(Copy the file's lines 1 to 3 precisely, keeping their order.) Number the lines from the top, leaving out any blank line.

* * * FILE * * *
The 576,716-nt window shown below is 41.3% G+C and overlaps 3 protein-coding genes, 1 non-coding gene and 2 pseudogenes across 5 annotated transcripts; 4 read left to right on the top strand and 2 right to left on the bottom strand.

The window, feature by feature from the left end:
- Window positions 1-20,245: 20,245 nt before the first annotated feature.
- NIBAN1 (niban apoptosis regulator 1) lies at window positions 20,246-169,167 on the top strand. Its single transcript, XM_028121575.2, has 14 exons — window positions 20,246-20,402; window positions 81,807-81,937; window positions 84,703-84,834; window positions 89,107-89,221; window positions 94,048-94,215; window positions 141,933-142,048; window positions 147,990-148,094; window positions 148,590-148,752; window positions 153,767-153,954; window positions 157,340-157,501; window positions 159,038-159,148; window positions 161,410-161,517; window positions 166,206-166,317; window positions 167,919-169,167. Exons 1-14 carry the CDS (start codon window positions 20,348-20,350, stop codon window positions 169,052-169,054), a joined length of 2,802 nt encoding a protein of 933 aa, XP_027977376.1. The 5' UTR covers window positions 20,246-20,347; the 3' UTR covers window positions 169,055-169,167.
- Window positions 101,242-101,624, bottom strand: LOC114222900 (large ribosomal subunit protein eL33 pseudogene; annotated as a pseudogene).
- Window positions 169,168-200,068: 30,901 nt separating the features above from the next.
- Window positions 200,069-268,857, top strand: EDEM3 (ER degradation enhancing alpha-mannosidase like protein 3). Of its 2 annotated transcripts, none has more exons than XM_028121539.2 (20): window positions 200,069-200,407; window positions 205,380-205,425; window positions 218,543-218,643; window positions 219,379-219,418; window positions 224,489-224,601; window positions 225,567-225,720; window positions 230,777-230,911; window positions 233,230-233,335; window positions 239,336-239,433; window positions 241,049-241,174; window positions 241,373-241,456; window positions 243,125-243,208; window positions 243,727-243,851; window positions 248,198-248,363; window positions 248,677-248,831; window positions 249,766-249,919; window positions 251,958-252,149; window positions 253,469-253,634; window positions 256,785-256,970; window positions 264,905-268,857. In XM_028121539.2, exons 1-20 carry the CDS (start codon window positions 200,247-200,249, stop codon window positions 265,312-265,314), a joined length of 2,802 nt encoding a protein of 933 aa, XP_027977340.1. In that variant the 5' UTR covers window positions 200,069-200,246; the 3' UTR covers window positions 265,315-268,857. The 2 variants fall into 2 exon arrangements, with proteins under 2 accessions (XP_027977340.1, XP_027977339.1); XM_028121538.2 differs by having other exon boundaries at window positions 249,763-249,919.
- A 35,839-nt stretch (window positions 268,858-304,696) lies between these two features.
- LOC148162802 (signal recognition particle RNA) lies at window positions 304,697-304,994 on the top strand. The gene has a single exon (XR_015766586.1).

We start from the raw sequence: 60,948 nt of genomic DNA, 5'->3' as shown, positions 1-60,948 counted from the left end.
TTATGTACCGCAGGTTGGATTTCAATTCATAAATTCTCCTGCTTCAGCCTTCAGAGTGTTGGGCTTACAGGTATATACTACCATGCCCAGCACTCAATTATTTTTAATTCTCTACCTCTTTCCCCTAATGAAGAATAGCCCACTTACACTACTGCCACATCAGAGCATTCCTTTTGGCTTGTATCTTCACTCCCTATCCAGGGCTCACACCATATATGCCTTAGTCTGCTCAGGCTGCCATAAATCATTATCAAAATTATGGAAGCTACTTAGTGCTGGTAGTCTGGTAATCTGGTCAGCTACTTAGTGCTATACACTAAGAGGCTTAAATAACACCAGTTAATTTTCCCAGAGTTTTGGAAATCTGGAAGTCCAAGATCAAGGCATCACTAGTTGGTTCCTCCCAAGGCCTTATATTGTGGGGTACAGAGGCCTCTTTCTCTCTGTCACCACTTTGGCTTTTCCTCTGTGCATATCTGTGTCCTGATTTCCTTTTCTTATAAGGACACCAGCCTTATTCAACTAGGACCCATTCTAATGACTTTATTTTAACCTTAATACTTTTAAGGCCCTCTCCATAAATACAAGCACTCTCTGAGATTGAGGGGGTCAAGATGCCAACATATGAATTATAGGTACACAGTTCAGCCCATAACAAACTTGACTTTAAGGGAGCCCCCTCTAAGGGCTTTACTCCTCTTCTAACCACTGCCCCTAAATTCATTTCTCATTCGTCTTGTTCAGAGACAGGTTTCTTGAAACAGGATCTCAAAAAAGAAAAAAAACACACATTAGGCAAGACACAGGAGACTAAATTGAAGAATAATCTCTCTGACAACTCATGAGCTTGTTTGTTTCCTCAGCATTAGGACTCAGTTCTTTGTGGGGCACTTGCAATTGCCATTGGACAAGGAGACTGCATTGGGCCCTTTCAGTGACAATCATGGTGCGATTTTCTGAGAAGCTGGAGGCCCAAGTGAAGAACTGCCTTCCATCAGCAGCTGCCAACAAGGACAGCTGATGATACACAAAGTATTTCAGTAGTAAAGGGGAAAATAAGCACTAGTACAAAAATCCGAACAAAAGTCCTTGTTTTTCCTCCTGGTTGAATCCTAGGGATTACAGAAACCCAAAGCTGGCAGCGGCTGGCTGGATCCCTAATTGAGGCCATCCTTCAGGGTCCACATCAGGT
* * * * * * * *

The 576,716-nt window shown below is 41.3% G+C and overlaps 3 protein-coding genes, 1 non-coding gene and 2 pseudogenes across 5 annotated transcripts; 4 read left to right on the top strand and 2 right to left on the bottom strand.

The window, feature by feature from the left end:
- Window positions 1-20,245: 20,245 nt before the first annotated feature.